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The end of direct payments?

Agriculture.com Staff 02/27/2009 @ 12:48pm

With corn prices getting uncomfortably close to $3 a bushel, you may not feel like a wealthy farmer, but under President Barack Obama's proposals for the USDA budget next year, you probably are.

On Thursday, Obama's Office of Management and Budget proposed phasing out direct payments to farmers "with sales revenue of more than $500,000 annually."

Right away, the mainstream media picked up that number and ran it down the field –to the wrong goal line, in my opinion.

Here's how CNN's website put it:

"On agriculture, wealthy farmers would get less money from the federal government -- and none, three years down the line -- under proposals in Obama's first budget."

Everyone remotely connected to the business of agriculture knows that you can have a lot of revenue flow through a farm and not much left to show for it. And we're not talking a huge acreage to hit $500,000 in revenue.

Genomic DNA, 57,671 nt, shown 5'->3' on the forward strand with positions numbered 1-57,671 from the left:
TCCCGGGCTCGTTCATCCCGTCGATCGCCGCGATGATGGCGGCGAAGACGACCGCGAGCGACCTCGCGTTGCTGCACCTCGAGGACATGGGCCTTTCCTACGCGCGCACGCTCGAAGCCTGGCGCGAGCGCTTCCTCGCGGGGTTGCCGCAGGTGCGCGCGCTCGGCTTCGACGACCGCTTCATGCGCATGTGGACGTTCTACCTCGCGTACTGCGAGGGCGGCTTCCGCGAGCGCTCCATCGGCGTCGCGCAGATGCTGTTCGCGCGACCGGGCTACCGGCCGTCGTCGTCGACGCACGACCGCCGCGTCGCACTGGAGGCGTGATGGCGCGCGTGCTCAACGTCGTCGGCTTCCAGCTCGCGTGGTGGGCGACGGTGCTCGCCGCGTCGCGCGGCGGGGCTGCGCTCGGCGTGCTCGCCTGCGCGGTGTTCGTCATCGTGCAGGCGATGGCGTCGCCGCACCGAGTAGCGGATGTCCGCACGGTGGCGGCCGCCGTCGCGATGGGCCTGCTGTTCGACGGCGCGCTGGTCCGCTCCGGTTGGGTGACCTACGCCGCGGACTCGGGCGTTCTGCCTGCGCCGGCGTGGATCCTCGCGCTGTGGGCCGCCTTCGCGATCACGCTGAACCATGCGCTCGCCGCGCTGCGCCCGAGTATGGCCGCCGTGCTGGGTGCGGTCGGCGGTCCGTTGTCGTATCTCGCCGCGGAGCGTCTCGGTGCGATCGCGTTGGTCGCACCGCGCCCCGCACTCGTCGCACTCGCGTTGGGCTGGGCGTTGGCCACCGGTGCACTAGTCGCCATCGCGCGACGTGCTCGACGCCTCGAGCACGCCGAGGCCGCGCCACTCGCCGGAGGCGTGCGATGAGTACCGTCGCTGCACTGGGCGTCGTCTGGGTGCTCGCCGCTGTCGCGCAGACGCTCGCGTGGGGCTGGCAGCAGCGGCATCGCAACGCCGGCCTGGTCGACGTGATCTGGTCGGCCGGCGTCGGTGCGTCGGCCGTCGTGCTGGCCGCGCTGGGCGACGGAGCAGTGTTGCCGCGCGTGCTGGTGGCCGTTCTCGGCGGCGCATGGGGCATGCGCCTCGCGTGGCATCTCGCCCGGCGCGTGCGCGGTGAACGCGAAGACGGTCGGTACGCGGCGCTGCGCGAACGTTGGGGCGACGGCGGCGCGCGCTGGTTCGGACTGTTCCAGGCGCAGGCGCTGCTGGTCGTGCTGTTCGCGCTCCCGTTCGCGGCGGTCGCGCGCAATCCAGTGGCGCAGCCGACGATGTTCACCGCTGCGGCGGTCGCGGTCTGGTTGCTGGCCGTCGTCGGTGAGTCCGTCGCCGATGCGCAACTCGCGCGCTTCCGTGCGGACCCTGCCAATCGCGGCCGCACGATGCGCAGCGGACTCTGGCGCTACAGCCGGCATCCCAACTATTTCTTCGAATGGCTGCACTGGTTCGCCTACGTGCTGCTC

I divided the Obama administration's proposed cap of $500,000 by a pessimistic price of $3 a bushel and a so-so yield of 150. At that price and yield you'd need to harvest just overt 1,100 acres of corn. If the price is a little better, say $3.50 and you've got a respectable 200-bushel yield, you could harvest just over 700 acres.

Here in Iowa, the idea of changing direct payments made the evening television news and the front page of The Des Moines Register. Needless to say, it's not too popular in the red counties that didn't vote for Obama, maybe even in some of the newly blue rural counties that did.

With corn prices getting uncomfortably close to $3 a bushel, you may not feel like a wealthy farmer, but under President Barack Obama's proposals for the USDA budget next year, you probably are.

Before getting too carried away, we need to remember the President's budget is almost always declared dead on arrival when it hits the halls of Congress. The nation's legislative branch, not the President, writes our laws and sets spending levels. Even Obama, who remains popular with two-thirds of the public, if not farmers, will find his budget ideas going through major surgery.

So, unlike Republican leaders in the House and Senate Agriculture Committees, Harkin isn't upset by the idea of tinkering with direct payments.

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